Equitable Resilience calls for the centering of equity within resilience and adaptation planning, emphasizing the importance of identifying, preventing, and reversing inequities in practice.
Resilience in the face of the climate crisis is critical to the adaptation of global cities and metropolitan regions as increasing climate-related disasters threaten the livelihoods and environments of the most vulnerable populations. Lawrence Vale, “The politics of resilient cities: whose resilience and whose city?” Building Research and Information 42, no. 2 (2014):191-201, https://doi.org/10.1080/09613218.2014.850602 Though resilience planning has become core to many municipal planning efforts, it has long focused on protecting infrastructure and buildings against hazards (e.g. flooding, extreme heat), while failing to fully address social inequities and exclusions. Sara Meerow, Pani Pajouhesh & Thaddeus R. Miller (2019) Social equity in urban resilience planning, Local Environment, 24:9, 793-808, DOI: 10.1080/13549839.2019.1645103
Centering equity within resilience planning is essential, to ensure new design solutions don’t reinforce existing inequities or create new ones. Ibid. Equity, however, has yet to become ingrained within practice, or even fully understood and defined across scales. The need for resilience and adaptation planning to tackle head-on issues of epistemic, procedural, and distributive justice, along with retributive justice for past harms, is increasingly urgent as we see the failures and maladaptive outcomes of climate adaptation planning. W. Neil Adger, Jouni Paavola, Saleemul Huq, 2006. “Toward Justice in Adaptation to Climate Change,” in Fairness in Adaptation to Climate Change, ed. W. Neil Adger, Jouni Paavola, Saleemul Huq, M. J. Mace (Cambridge: MIT Press, 2006) Resilience planning must aim to be transformative, repairing historical injustices while creating new just processes and foundations for vulnerable communities.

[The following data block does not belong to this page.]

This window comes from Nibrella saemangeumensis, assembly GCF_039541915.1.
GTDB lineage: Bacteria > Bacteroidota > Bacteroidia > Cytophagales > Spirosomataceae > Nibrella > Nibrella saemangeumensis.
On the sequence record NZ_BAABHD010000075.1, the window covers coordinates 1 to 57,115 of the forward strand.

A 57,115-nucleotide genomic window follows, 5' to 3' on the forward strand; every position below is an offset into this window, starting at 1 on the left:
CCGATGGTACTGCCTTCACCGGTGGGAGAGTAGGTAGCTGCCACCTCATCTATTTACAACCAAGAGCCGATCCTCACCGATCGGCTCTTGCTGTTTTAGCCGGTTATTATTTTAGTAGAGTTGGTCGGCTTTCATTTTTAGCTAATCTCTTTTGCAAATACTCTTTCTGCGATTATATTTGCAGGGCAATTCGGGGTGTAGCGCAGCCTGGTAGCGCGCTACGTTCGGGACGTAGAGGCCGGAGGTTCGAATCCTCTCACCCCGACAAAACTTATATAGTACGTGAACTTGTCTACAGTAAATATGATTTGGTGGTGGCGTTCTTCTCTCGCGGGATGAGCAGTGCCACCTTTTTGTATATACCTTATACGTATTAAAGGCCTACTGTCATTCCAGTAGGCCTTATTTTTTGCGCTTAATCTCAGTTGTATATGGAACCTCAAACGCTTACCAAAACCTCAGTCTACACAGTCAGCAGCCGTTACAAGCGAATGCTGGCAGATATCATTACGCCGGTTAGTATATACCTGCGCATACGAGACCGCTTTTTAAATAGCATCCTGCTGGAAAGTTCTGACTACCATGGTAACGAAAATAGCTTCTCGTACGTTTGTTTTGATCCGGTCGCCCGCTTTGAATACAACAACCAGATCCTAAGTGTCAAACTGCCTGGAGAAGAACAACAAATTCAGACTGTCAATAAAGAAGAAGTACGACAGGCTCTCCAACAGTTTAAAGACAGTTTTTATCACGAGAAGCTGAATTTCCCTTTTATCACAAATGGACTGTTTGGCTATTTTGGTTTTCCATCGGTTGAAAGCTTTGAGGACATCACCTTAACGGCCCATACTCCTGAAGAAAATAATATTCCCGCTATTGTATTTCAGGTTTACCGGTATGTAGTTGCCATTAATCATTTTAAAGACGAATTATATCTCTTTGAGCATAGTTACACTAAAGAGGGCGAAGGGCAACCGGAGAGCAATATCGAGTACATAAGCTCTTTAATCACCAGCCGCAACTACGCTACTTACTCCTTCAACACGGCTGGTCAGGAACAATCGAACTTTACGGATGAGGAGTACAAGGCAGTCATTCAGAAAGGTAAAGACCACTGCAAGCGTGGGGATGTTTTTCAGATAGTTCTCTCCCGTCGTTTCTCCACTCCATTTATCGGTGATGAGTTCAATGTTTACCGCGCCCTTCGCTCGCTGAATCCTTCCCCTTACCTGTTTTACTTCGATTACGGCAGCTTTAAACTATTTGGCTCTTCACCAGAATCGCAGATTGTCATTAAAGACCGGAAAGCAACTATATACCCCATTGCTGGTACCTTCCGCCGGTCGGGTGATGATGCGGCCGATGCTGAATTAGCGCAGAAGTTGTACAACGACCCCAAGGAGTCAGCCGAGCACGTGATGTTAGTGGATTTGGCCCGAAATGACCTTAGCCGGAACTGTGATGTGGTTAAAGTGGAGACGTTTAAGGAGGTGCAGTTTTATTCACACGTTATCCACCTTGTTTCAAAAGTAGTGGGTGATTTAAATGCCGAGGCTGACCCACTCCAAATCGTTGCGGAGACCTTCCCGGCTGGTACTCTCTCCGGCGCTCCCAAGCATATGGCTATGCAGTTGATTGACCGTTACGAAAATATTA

Creating more equitable approaches to urban resilience requires new forms of knowledge production, new decision-making methods, new conceptualizations of power and governance, and new urban and architectural design typologies aimed at solving the unique, highly situated challenges faced by the most vulnerable. As these innovative forms of new knowledge emerge, the Equitable Resilience Portal aims to gather these key concepts, insights, case studies, and resources on the themes of Forms of Power; Community-Based Resilience; and Resilience Practices (In-Place and Through Relocation). The portal will act as a living resource, continually evolving as this field develops in theory and in practice.
As the Equitable Resilience Portal continues to grow, we invite you to submit resources, focused on resilience and adaptation research, theory, and practice that is grounded in equity and inclusion. Content can take the form of published papers and articles, case studies, books, reports, frameworks, exhibitions, taught courses, and annotated bibliographies, among others. Join us in building this collective resource!
Click SUBMIT to send projects to the Equitable Resilience team for review. Please follow the submission guidelines closely, and include your contact information.
About the Norman B. Leventhal Center for Advanced Urbanism
MIT’s Norman B. Leventhal Center for Advanced Urbanism (LCAU) is an applied research center focused on the design and planning of large-scale, complex, twenty-first century metropolitan environments. The Equitable Resilience Initiative is a multi-year research initiative undertaken by LCAU affiliated faculty and collaborators. Equitable Resilience brings to the forefront questions of equity when designing for urban resilience: How can cities prepare now for a more equitable form of future resilience? It aims to use the momentum around global resilience thinking to address social inequities as a result of climate change preparations and impacts.
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